Another trail you shouldn’t miss is Beacon Heights, only a few more miles south of Rough Ridge. Another popular trail during the day, this is a sunrise or sunset destination, in my book. Sure, you’ll still find some intrepid souls up there late or early in the day . . . but no Congo line of hikers to contend with. As far as this segment of the Parkway goes, Beacon Heights is not to be missed.
Another uphill climb over rocks and roots leads to two large rocky shelves—one facing to the west, the other to the east—from which to look out over a pristine setting of the remnants of these ancient mountains. It’s a thought-provoking place you’ll feel privileged to have found.
I knew I had found my sunrise place. And so, early next morning saw me bundled up in layers, flashlight in hand and headlight illuminated, trudging back up that bouldered trail. My efforts were not in vain.
And the afterglow wasn’t too shabby either. Sunrises on mountaintops can be a wondrous experience.
During the leaf season, the Parkway oftentimes is nearly bumper-to-bumper traffic. But shortly after sunrise, you’ll feel you own the road. So it was as I was heading back, passing by the Rough Ridge pull-off. What??? No cars parked here??? Incredible! And definitely not to be ignored. What credible photographer could pass up this photo op? Certainly not me. With gear in hand, I made my second up mountain slog of the day.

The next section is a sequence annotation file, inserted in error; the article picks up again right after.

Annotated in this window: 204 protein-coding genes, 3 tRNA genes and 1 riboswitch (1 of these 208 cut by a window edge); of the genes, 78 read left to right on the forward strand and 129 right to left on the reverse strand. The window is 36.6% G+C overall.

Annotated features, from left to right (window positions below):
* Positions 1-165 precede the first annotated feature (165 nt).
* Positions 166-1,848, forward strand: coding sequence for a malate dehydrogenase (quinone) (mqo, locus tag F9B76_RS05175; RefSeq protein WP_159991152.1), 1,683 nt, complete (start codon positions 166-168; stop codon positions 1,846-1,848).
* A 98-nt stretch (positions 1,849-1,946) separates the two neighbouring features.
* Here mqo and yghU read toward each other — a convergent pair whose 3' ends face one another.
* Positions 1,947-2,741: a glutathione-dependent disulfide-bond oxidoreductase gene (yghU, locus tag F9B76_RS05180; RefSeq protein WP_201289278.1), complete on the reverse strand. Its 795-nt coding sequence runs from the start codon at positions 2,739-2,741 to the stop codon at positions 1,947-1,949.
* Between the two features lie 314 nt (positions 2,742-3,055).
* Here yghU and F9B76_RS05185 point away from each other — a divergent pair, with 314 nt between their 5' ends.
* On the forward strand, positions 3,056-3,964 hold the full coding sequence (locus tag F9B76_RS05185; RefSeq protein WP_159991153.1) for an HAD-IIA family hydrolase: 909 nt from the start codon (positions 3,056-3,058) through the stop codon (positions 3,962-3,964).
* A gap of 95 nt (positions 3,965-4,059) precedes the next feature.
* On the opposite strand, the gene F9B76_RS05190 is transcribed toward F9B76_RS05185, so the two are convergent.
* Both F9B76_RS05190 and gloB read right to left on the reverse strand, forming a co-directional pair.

Yes, I had the perfect spot all to myself. A panoramic shot was in order first.
Grandfather Mountain, an icon of the Blue Ridge Mountains and the focal point of this part of the Parkway, stands out prominently in my photo.
Composing a second shot, I was dismayed to see a young couple walk straight into my scene. On second thought, I saw a kismet moment as they added life and direction to my picture. And so, I took the shot.
Their names were Thomas and Ashley. He had his GoPro filming the moment, and as he came to retrieve it, I was able to offer my congratulations. They were both giddy and still caught up in the moment. Thomas admitted that he had never been so nervous and still was shaking, while Ashley said after six years of being together, this still came as the shock of her life! They asked me to take their picture, which of course I was honored to do. More than just one or two, rest assured. With hugs all around, I soon left them to bask in a private moment as I packed up and headed back down the trail.
With Grandfather Mountain lording over the landscape, the morning seemed to take on even more of a special glow. Our time here was closing down, but for Ashley and Thomas this golden morning would be their new beginning.
Chris had things all stowed away and was waiting to hitch up the truck (some things never change). After a quick breakfast, we were pulling out to make our way down to more familiar parts of the Parkway. Oh beautiful drive, how many different looks you have!
Airstream Travelers, Melinda & Chris